World Autism Awareness Day was set up by the United Nations in 2007. It takes place on April 2nd each year with the aim of helping people right across the globe to better understand the condition and how it affects the people who live with it. In recent years, the National Autistic Society has expanded this to a week-long event in the UK to include fund-raising activities for schools and employers.
So what is autism? If you’ve come to this page, chances are you’ve at least heard of it though you may be looking to find out more. It’s a very complex condition but experts agree that it’s a developmental disorder characterised by difficulties with:
- Social communication
- Repetitive behaviour
- Sensitivity to light
- Smell or touch
- Focused interests
- Emotional outbursts
However, because it’s a spectrum, there can be a huge variation in how autistic people behave.
People With ASD are Individuals
“Everyone is different,” says specialist tutor Elaine. “Some people have learning disabilities and may be non-verbal while with other people, you wouldn’t even know they had autism. I’ve worked with autistic teenage boys, for example, whose behaviour could easily have been seen as adolescent rudeness when they were just being straightforward and looking for clarity.”
Many autistic traits – such as the above ‘no-filter’ approach – can actually be strengths, she continues. “The very specific and focused interests of some people with ASD could be a real plus-point in the workplace. Employers could capitalise on it. Imagine, for example, someone who was obsessed with trains. Think what they could tell you about routes, timetables and so forth. In fact, think of all the people throughout history who probably had autism but weren’t diagnosed,” she speculates. “Some of them invented lots of wonderful things.”
Hope for the Future
Even so, Elaine believes it’s crucial that families and teachers have realistic – but positive -expectations of what a young person with autism might achieve. “Don’t view a child’s diagnosis as a problem. We all have strengths and weaknesses. It’s good to be calm and to have faith that the kids will be OK,” she advises. “Once a child is in their early teens, it’s also useful to plan ahead. Start working on their social skills and noticing things they might be interested in for when they leave school.”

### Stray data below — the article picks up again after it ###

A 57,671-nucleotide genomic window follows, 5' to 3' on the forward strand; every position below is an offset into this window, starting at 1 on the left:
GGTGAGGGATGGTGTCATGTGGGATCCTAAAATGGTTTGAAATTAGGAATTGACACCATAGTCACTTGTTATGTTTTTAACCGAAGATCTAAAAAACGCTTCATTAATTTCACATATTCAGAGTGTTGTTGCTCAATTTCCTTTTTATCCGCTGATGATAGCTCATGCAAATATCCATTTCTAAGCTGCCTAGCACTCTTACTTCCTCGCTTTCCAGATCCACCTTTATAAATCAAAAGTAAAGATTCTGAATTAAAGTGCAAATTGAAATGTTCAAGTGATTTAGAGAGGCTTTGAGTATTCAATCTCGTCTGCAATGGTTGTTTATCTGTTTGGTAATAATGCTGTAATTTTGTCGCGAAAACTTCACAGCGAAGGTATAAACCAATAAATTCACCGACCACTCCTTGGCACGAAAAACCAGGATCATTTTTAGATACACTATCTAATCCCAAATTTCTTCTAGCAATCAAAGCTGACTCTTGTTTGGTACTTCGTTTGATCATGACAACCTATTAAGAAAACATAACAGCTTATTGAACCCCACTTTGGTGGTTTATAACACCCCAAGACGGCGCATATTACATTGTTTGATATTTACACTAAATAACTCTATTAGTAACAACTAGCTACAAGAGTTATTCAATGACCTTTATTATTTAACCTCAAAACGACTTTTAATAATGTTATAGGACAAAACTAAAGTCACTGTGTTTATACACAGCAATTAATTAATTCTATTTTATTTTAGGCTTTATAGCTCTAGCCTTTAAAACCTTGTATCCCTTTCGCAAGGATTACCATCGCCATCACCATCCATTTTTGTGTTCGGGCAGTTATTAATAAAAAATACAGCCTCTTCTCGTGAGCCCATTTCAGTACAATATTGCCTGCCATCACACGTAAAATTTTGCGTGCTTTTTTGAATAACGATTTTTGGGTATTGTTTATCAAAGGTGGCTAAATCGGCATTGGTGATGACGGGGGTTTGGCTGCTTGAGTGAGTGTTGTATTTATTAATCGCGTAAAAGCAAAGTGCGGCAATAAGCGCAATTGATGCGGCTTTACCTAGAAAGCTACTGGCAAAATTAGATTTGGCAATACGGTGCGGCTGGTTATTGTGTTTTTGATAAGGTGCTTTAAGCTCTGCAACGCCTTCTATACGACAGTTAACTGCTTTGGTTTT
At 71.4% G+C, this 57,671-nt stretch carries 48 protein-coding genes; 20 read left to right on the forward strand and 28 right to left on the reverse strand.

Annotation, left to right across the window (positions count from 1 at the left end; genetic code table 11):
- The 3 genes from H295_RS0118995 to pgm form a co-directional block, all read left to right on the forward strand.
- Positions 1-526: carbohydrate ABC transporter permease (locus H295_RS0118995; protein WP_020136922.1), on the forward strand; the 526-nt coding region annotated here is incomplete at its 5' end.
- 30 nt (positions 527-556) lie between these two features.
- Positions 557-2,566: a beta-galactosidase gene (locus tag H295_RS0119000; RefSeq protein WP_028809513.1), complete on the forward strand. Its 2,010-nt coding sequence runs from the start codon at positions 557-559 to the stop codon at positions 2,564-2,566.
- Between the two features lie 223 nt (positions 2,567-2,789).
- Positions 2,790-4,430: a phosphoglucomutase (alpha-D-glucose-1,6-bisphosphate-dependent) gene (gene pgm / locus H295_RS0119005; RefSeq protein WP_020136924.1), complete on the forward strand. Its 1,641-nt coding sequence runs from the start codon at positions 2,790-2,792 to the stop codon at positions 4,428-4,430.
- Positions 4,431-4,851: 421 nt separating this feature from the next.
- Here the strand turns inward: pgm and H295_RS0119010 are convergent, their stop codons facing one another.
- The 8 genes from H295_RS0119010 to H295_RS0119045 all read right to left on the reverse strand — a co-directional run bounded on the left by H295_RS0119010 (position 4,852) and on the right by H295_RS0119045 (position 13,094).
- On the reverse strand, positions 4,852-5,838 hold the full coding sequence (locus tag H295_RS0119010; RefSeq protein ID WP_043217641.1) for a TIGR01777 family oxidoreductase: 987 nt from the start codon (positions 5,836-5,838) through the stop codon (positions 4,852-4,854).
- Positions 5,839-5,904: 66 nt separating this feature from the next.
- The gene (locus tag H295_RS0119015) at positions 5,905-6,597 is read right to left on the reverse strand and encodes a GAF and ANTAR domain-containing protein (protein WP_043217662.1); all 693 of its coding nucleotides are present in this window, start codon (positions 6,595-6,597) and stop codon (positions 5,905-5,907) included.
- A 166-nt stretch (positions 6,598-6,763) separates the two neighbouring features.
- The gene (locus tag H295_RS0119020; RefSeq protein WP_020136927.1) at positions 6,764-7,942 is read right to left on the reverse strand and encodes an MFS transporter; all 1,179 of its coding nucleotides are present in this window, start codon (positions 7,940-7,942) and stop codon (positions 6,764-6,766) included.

Many people with ASD, Elaine maintains, are seen as ‘difficult’ or angry when they are actually very reasonable if people make an effort to understand their needs and triggers. “If something goes wrong and a meltdown occurs, parents and teachers should reflect without judgement and talk to the child about what happened and what they might do differently next time.”
Autistic People Can be Inspirational
James – a trained SENCO – says he’s been inspired by working with youngsters with autism. “People with autism tend to like routine and are upset by unexpected changes – but we would feel just the same if, for example, our train to work was cancelled. People with autism have a good sense of humour, too,” he adds, “and the attention to detail some people have is astonishing.
It’s important, he emphasises, to provide a calm and predictable learning environment for autistic students, taking their sensory needs into account. If a person is susceptible to being visually overstimulated, for example, then a blank classroom wall is more peaceful than one with lots of posters. Likewise, someone who is sensitive to noise could be encouraged to wear ear-defenders.
It also helps, James continues, to acknowledge that autistic students learn at their own speed. “One boy I worked with would always run off when we went out in public,” he explains. “I constantly reinforced the safety message with explanations and visual prompts and, after eight months, he finally learned to walk side-by-side. It took a long time but that’s still an achievement!”
Life skills – such as walking safely to the park or shops, travelling on public transport, cooking or even tying your own shoelaces – are just as important as classroom learning for autistic youngsters, he adds.
James advises worried parents to find support for coping with their son or daughter’s autism. “Don’t over-analyse your child or you’ll become anxious yourself,” he comments. “Reach out to professionals or other parents. There’s always hope.”
Elaine agrees that it can take time for families to accept that the future they’d planned for their child might evolve in a different way. “But people with autism can definitely have meaningful relationships and conversations and find purpose in life.”